CRH doctor targets patient pain
By Jim Poole
Leon Margolin targets the most basic source of a patient’s complaint:
New to Bassett Healthcare and Cobleskill Regional Hospital, Dr. Margolin is a pain-management specialist who treats patients with chronic muscle, nerve or bone pain.
“Pain is the most frequent complaint that brings people to their doctor,” Dr. Margolin said last week.
Pain-killers often don’t work or give only temporary relief, he added, but the relatively new field of pain management can do so.
Board-certified in both interventional pain medicine and physical rehabilitation, Dr. Margolin’s procedures and treatments manage short- and long-term pain, especially in the back, neck or joints.
Patients may suffer from pain caused by inflammation from arthritis or spinal disc problems. In such cases, Dr. Margolin injects a steroid medication into the affected area, “and it usually takes the pain away,” he said.
For CRH––and for patients––this means that treatment for pain is in Cobleskill instead of Cooperstown.
“We’re very happy to have Dr. Margolin on staff because now we can offer pain management locally,” said hospital President and CEO Eric Stein.
“A lot of people with chronic pain just let it go rather than travel a pretty far distance. His practice is growing quickly, and that shows the need.”
Bob Benninger, 74, of Central Bridge was such a patient. Employed at Highcliff Farm in Delanson, Mr. Benninger developed pain in his back after his foot slipped while he was climbing onto a tractor last spring.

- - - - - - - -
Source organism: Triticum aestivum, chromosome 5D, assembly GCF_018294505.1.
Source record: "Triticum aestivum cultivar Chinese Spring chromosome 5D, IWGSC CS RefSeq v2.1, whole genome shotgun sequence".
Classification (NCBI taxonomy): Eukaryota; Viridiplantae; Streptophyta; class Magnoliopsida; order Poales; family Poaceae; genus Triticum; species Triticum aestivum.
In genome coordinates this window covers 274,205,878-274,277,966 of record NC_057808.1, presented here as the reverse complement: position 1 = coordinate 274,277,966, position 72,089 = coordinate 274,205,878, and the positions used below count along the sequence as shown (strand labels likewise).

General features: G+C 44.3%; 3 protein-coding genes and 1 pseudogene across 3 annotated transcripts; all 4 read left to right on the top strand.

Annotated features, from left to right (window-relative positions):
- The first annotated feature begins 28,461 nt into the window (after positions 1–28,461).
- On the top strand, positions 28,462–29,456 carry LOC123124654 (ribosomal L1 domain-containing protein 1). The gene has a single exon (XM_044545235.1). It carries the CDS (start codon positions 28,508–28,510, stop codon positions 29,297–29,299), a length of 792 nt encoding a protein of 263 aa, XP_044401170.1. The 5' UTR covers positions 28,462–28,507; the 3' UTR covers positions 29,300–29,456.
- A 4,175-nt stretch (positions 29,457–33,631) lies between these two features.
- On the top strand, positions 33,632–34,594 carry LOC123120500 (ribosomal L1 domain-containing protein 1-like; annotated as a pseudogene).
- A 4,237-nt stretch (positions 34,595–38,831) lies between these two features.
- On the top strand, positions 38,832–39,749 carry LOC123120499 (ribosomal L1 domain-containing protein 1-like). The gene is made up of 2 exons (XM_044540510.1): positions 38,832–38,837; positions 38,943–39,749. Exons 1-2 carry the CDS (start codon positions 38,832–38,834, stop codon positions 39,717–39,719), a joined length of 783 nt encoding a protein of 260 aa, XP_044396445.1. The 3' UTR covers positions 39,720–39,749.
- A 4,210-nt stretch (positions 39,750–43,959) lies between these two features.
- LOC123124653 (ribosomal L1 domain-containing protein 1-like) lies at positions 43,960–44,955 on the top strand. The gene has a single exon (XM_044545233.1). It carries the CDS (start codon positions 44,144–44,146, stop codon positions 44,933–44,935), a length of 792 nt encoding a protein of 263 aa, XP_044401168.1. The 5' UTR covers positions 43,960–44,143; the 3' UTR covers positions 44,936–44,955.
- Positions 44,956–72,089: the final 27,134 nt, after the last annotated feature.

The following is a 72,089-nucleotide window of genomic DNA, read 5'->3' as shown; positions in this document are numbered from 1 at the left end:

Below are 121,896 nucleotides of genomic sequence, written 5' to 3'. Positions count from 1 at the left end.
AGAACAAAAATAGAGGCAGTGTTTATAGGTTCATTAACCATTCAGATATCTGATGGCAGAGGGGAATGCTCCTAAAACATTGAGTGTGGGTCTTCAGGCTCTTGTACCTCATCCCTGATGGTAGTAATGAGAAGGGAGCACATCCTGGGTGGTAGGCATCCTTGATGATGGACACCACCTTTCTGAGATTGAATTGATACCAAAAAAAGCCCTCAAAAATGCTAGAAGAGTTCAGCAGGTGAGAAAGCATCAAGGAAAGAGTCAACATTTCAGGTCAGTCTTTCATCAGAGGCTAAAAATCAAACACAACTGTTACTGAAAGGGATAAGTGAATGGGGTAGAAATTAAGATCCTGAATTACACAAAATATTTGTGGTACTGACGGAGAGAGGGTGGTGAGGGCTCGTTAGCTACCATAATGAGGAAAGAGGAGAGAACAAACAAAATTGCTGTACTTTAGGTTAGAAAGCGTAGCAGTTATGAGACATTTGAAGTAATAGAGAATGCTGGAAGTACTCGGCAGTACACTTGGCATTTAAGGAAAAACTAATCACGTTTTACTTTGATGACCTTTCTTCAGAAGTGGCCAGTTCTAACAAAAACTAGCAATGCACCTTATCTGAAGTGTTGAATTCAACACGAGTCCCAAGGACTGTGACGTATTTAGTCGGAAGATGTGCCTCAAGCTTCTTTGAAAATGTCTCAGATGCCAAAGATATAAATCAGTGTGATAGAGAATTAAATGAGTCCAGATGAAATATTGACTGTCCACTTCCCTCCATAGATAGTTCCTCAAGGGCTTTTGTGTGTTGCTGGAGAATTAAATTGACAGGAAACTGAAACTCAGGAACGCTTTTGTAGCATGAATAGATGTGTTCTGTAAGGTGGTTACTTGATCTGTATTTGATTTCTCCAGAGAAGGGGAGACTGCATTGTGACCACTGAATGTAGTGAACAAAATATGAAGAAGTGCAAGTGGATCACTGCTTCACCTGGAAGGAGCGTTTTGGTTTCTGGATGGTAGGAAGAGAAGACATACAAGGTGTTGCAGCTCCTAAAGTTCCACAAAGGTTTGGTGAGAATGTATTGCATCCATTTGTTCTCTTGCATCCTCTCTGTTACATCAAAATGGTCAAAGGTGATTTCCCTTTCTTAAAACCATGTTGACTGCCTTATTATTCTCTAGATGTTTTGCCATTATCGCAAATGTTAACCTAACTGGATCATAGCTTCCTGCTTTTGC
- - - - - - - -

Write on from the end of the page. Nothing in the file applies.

He went to Cobleskill Regional’s emergency room, received medicine and eventually felt better.
But in July, he re-injured his back while working on a lawnmower.
His physician, Roy Korn, referred Mr. Benninger to Dr. Margolin, who gave him three steroid injections over four weeks.
“It was a little better after the first shot, and then all better, like,” Mr. Benninger said.
Mr. Benninger’s wife, Ethel, followed the process and agreed with her husband.
“He was in bad shape,” she said. “He could just about walk and had to hold onto something to get across a room.
“Now, whatever it was, it’s gone. It was wonderful, and the staff at the hospital was great.”
For those procedures––some last as little as 10 minutes in the operating room––Dr. Margolin extensively screens patients beforehand.
Then he uses a live X-ray to guide the needle with pinpoint precision.
“I think it’s the best and safest way,” Mr. Margolin said. “And by doing it in the operating room, it’s the most sterile environment.”
There are special procedures for joints, he said, and there’s been some success in controlling pain for cancer patients.
About 70 percent of Dr. Margolin’s patients get relief from pain.
“Sometimes it’s right away, sometimes it’s for a few months, and some need more injections,” Dr. Margolin said. “Occasionally, the relief is forever. Every patient is different.”
Mr. Benninger had been concerned that he might need surgery, and Dr. Margolin confirmed that this is a common fear among pain patients.
But surgery is often not necessary and he’s “had a lot who had surgery but still need the treatments,” Dr. Margolin said.
“And this is much safer than surgery,” he added.
Dr. Margolin also prescribes non-narcotic pain medications and works closely with primary care doctors and specialists.
At Cobleskill, Dr. Margolin sees patients in an outpatient clinic on Tuesdays and performs procedures in the OR on Wednesdays.
Patients can call the hospital for an appointment or be referred to Dr. Margolin by their private doctors.
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Dr. Margolin, 35, received his medical degree and Ph.D. from Hebrew University in Israel, completed an internship at Staten Island University and a residency in physical medicine and rehabilitation at Albert Einstein College of Medicine.
He completed a fellowship in pain medicine at the University of Pittsburgh last year and has also received the Pfizer Scholars in Pain Management Award and a Physician’s Recognition award from the American Medical Association.
He and his wife, Lina, live in Albany with their three children.